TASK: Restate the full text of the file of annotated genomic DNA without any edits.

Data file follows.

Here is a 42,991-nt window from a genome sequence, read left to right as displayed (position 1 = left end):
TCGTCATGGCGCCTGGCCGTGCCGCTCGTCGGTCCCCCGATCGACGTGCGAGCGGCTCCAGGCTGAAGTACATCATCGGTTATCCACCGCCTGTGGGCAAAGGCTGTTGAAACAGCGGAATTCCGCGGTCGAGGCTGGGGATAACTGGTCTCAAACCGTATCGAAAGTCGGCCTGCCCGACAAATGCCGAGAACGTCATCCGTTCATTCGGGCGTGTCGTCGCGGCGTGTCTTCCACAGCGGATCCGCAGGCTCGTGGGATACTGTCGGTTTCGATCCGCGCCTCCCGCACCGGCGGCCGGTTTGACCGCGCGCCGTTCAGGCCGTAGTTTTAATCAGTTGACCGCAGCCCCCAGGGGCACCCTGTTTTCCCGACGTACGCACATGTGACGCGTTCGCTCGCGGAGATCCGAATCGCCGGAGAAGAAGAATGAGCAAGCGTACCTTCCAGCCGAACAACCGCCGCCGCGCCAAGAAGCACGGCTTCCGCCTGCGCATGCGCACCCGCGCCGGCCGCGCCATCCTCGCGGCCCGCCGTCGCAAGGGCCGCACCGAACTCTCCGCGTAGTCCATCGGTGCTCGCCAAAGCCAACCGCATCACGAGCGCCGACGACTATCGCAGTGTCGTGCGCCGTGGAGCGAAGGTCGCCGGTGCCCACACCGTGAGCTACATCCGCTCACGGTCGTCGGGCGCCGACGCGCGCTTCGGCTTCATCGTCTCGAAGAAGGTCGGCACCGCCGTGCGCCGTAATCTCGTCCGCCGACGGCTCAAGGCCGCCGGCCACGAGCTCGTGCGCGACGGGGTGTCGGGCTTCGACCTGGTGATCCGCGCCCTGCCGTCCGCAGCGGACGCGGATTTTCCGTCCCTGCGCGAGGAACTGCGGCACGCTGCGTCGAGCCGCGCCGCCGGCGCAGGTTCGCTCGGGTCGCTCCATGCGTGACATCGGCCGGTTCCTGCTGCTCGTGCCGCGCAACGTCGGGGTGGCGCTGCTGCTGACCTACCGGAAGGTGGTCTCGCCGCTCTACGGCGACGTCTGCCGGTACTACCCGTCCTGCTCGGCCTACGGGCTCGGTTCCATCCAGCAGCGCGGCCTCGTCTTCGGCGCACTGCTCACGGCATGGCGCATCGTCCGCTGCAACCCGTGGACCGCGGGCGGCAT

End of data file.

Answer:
Here is a 42,991-nt window from a genome sequence, read left to right as displayed (position 1 = left end):
TCGTCATGGCGCCTGGCCGTGCCGCTCGTCGGTCCCCCGATCGACGTGCGAGCGGCTCCAGGCTGAAGTACATCATCGGTTATCCACCGCCTGTGGGCAAAGGCTGTTGAAACAGCGGAATTCCGCGGTCGAGGCTGGGGATAACTGGTCTCAAACCGTATCGAAAGTCGGCCTGCCCGACAAATGCCGAGAACGTCATCCGTTCATTCGGGCGTGTCGTCGCGGCGTGTCTTCCACAGCGGATCCGCAGGCTCGTGGGATACTGTCGGTTTCGATCCGCGCCTCCCGCACCGGCGGCCGGTTTGACCGCGCGCCGTTCAGGCCGTAGTTTTAATCAGTTGACCGCAGCCCCCAGGGGCACCCTGTTTTCCCGACGTACGCACATGTGACGCGTTCGCTCGCGGAGATCCGAATCGCCGGAGAAGAAGAATGAGCAAGCGTACCTTCCAGCCGAACAACCGCCGCCGCGCCAAGAAGCACGGCTTCCGCCTGCGCATGCGCACCCGCGCCGGCCGCGCCATCCTCGCGGCCCGCCGTCGCAAGGGCCGCACCGAACTCTCCGCGTAGTCCATCGGTGCTCGCCAAAGCCAACCGCATCACGAGCGCCGACGACTATCGCAGTGTCGTGCGCCGTGGAGCGAAGGTCGCCGGTGCCCACACCGTGAGCTACATCCGCTCACGGTCGTCGGGCGCCGACGCGCGCTTCGGCTTCATCGTCTCGAAGAAGGTCGGCACCGCCGTGCGCCGTAATCTCGTCCGCCGACGGCTCAAGGCCGCCGGCCACGAGCTCGTGCGCGACGGGGTGTCGGGCTTCGACCTGGTGATCCGCGCCCTGCCGTCCGCAGCGGACGCGGATTTTCCGTCCCTGCGCGAGGAACTGCGGCACGCTGCGTCGAGCCGCGCCGCCGGCGCAGGTTCGCTCGGGTCGCTCCATGCGTGACATCGGCCGGTTCCTGCTGCTCGTGCCGCGCAACGTCGGGGTGGCGCTGCTGCTGACCTACCGGAAGGTGGTCTCGCCGCTCTACGGCGACGTCTGCCGGTACTACCCGTCCTGCTCGGCCTACGGGCTCGGTTCCATCCAGCAGCGCGGCCTCGTCTTCGGCGCACTGCTCACGGCATGGCGCATCGTCCGCTGCAACCCGTGGACCGCGGGCGGCAT